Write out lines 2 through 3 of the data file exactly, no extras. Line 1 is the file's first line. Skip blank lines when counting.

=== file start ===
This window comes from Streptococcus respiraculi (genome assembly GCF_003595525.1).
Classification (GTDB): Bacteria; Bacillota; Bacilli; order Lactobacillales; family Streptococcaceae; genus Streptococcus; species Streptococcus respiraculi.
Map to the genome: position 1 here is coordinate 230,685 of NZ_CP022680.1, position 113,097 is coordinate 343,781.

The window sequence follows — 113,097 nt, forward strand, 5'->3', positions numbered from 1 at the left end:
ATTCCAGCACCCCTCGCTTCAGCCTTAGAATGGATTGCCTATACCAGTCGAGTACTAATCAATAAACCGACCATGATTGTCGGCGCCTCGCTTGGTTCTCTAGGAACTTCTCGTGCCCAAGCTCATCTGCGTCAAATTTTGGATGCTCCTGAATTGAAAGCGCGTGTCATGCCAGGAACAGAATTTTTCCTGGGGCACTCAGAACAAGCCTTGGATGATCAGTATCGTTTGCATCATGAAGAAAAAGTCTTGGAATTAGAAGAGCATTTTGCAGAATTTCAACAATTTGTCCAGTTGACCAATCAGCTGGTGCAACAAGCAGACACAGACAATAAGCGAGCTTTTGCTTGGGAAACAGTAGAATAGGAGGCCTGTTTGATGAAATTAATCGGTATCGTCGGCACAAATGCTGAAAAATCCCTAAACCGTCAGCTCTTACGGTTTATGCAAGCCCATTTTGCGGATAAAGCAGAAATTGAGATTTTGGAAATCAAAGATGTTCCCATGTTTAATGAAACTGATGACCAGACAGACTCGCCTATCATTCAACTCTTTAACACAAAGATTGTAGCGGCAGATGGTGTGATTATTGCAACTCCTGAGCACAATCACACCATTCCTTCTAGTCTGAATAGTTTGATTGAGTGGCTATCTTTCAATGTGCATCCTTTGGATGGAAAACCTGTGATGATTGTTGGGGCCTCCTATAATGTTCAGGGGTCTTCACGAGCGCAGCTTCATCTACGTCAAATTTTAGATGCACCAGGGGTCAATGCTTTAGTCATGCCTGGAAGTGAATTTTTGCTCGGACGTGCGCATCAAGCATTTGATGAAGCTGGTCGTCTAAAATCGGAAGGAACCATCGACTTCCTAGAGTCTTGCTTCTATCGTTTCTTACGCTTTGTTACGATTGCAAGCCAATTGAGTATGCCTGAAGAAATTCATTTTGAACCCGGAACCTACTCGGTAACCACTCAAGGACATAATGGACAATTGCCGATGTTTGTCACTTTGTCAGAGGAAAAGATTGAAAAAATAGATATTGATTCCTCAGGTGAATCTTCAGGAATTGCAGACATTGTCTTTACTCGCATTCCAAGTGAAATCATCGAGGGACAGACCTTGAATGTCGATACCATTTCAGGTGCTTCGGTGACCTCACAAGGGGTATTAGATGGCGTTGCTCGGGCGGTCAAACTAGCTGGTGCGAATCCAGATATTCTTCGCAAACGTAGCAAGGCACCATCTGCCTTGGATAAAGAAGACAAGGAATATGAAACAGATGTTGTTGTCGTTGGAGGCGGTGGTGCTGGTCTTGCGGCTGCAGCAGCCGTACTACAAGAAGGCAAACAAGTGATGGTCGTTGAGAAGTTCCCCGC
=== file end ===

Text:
Classification (GTDB): Bacteria; Bacillota; Bacilli; order Lactobacillales; family Streptococcaceae; genus Streptococcus; species Streptococcus respiraculi.
Map to the genome: position 1 here is coordinate 230,685 of NZ_CP022680.1, position 113,097 is coordinate 343,781.